Don’t forget, you will earn points on the $2500 expenditure as normal anyway (in addition to the bonus) which will earn you 1 Qantas Frequent Flyer Point (QFF) per dollar spent. This will mean your balance will be at least 77500 QFF Points after factoring in all bonuses and regular points earned.

Want to really accelerate your points earn?

Take advantage of sign-up bonuses offered by Credit Cards, and be prepared to jump from Credit Card to Credit Card. It is much faster than simply earning from ongoing spend. Ideally, you’ll want a card that waives the first year annual fee.

At the time of writing on 15 May 2017, here are some notable sign-up bonuses available:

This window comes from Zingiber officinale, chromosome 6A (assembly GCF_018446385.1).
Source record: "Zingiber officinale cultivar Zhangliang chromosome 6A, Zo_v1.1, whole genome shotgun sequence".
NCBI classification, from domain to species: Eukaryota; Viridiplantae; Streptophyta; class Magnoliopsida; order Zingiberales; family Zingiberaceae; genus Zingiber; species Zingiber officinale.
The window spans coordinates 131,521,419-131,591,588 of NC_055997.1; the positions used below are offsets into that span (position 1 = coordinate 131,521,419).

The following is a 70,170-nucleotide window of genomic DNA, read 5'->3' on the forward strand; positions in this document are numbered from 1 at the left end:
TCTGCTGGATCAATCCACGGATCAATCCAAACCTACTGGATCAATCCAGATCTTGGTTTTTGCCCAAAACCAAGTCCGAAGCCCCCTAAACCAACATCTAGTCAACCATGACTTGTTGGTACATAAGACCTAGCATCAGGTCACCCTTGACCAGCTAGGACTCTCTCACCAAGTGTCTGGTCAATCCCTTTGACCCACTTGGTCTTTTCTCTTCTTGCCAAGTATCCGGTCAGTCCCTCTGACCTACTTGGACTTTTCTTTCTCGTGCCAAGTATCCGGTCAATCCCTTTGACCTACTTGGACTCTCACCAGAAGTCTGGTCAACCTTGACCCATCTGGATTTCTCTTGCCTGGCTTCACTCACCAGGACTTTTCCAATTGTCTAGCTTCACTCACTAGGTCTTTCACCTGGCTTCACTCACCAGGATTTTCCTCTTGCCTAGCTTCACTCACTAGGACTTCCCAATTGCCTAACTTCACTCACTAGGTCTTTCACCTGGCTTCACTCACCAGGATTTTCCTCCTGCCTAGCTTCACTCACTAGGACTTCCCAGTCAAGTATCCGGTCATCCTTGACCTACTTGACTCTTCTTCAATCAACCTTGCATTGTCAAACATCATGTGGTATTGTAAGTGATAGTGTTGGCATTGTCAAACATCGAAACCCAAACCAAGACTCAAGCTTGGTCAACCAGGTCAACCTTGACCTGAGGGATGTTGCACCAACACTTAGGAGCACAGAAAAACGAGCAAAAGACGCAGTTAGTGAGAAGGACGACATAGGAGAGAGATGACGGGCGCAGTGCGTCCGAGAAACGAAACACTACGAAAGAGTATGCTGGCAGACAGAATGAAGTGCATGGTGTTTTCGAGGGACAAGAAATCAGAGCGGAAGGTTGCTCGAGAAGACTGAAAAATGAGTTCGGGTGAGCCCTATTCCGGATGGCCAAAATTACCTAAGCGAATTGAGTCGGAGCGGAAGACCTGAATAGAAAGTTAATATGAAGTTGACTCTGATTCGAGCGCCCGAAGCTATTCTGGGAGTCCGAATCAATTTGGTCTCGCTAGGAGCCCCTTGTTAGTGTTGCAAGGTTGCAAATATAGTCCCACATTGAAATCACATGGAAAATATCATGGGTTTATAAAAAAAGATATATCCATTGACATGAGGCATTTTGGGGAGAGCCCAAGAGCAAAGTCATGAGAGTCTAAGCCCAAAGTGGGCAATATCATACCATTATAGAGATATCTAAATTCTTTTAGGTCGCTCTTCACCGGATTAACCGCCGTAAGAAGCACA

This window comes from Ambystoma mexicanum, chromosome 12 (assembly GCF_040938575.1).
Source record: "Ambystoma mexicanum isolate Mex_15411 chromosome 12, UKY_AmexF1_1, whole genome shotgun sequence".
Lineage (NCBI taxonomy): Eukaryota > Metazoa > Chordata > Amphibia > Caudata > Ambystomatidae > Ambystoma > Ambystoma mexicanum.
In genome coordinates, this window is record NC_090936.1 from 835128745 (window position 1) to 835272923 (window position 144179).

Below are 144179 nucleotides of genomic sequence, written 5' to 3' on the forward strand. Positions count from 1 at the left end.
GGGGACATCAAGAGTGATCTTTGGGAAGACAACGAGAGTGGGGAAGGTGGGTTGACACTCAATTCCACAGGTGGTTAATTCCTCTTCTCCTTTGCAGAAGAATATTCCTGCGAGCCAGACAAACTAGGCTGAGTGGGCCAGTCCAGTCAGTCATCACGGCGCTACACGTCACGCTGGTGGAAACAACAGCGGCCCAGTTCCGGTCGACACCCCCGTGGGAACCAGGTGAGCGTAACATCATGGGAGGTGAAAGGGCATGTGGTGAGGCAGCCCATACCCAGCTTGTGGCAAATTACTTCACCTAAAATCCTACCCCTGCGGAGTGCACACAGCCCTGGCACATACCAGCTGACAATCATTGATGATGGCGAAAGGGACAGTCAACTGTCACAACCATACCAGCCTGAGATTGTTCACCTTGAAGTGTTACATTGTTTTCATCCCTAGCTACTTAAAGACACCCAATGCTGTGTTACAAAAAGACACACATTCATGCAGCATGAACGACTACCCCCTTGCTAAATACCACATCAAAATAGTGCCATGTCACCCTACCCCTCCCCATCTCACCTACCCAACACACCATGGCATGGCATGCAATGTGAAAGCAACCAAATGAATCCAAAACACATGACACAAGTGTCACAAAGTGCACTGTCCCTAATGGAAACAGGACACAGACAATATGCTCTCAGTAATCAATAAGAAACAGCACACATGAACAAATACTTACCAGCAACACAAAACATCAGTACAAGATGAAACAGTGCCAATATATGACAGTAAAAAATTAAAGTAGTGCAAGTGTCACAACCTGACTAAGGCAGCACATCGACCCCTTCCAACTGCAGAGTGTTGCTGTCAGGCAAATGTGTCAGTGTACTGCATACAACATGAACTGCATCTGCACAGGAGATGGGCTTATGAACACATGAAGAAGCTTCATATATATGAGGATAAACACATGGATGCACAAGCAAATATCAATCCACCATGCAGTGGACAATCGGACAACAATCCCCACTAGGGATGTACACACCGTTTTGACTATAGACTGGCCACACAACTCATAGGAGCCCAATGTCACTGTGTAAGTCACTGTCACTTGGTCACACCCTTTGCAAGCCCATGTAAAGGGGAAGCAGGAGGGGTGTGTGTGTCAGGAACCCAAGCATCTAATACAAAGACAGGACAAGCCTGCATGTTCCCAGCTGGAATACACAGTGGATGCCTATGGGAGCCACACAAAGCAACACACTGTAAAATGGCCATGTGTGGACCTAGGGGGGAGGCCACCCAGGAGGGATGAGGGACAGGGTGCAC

However, don’t go out applying for all at once! As each Credit Card application takes up a “credit enquiry”, it is important you space out your applications. It is for this reason that I generally try and aim to apply for the best offer available to me at that point in time, because it is likely that you will not be able to take advantage of all sign-up bonuses.

Most importantly, don’t forget to cancel it before the annual fee gets charged in the second year. In some cases you may still be able to get a refund shortly after the annual fee has been charged for the second year, but don’t count on it.

Feel free to leave any questions as a comment, and don’t forget to subscribe if you enjoy my content!